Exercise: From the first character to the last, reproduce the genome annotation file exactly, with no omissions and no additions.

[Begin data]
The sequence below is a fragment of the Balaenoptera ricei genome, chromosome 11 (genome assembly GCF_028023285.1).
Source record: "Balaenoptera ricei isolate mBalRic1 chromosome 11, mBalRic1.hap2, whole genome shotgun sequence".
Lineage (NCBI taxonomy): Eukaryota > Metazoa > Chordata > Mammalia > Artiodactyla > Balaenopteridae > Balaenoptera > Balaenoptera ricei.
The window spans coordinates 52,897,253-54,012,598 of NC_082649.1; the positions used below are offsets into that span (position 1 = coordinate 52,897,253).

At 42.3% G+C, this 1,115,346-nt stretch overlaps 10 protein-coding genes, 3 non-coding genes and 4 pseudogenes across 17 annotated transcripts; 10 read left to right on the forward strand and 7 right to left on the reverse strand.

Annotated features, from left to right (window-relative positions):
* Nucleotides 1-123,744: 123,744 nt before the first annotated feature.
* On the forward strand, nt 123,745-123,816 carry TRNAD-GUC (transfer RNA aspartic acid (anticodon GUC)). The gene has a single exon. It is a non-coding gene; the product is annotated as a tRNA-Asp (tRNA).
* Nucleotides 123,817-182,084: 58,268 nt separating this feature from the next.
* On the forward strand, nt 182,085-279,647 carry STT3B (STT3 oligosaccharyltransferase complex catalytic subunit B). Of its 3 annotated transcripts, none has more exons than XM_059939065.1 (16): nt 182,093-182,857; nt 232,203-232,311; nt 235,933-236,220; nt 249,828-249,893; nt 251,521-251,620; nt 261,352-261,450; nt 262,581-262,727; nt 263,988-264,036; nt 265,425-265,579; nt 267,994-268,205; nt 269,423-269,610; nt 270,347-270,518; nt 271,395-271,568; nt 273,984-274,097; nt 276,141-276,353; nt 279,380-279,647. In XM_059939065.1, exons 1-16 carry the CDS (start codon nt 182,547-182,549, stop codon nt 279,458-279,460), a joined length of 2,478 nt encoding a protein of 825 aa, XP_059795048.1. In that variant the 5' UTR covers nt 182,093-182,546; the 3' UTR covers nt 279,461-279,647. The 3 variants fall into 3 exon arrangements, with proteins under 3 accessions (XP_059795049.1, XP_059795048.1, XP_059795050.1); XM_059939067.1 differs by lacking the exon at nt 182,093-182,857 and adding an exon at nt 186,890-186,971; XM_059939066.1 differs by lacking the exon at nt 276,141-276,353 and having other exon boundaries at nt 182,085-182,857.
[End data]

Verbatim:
The sequence below is a fragment of the Balaenoptera ricei genome, chromosome 11 (genome assembly GCF_028023285.1).
Source record: "Balaenoptera ricei isolate mBalRic1 chromosome 11, mBalRic1.hap2, whole genome shotgun sequence".
Lineage (NCBI taxonomy): Eukaryota > Metazoa > Chordata > Mammalia > Artiodactyla > Balaenopteridae > Balaenoptera > Balaenoptera ricei.
The window spans coordinates 52,897,253-54,012,598 of NC_082649.1; the positions used below are offsets into that span (position 1 = coordinate 52,897,253).

At 42.3% G+C, this 1,115,346-nt stretch overlaps 10 protein-coding genes, 3 non-coding genes and 4 pseudogenes across 17 annotated transcripts; 10 read left to right on the forward strand and 7 right to left on the reverse strand.

Annotated features, from left to right (window-relative positions):
* Nucleotides 1-123,744: 123,744 nt before the first annotated feature.
* On the forward strand, nt 123,745-123,816 carry TRNAD-GUC (transfer RNA aspartic acid (anticodon GUC)). The gene has a single exon. It is a non-coding gene; the product is annotated as a tRNA-Asp (tRNA).
* Nucleotides 123,817-182,084: 58,268 nt separating this feature from the next.
* On the forward strand, nt 182,085-279,647 carry STT3B (STT3 oligosaccharyltransferase complex catalytic subunit B). Of its 3 annotated transcripts, none has more exons than XM_059939065.1 (16): nt 182,093-182,857; nt 232,203-232,311; nt 235,933-236,220; nt 249,828-249,893; nt 251,521-251,620; nt 261,352-261,450; nt 262,581-262,727; nt 263,988-264,036; nt 265,425-265,579; nt 267,994-268,205; nt 269,423-269,610; nt 270,347-270,518; nt 271,395-271,568; nt 273,984-274,097; nt 276,141-276,353; nt 279,380-279,647. In XM_059939065.1, exons 1-16 carry the CDS (start codon nt 182,547-182,549, stop codon nt 279,458-279,460), a joined length of 2,478 nt encoding a protein of 825 aa, XP_059795048.1. In that variant the 5' UTR covers nt 182,093-182,546; the 3' UTR covers nt 279,461-279,647. The 3 variants fall into 3 exon arrangements, with proteins under 3 accessions (XP_059795049.1, XP_059795048.1, XP_059795050.1); XM_059939067.1 differs by lacking the exon at nt 182,093-182,857 and adding an exon at nt 186,890-186,971; XM_059939066.1 differs by lacking the exon at nt 276,141-276,353 and having other exon boundaries at nt 182,085-182,857.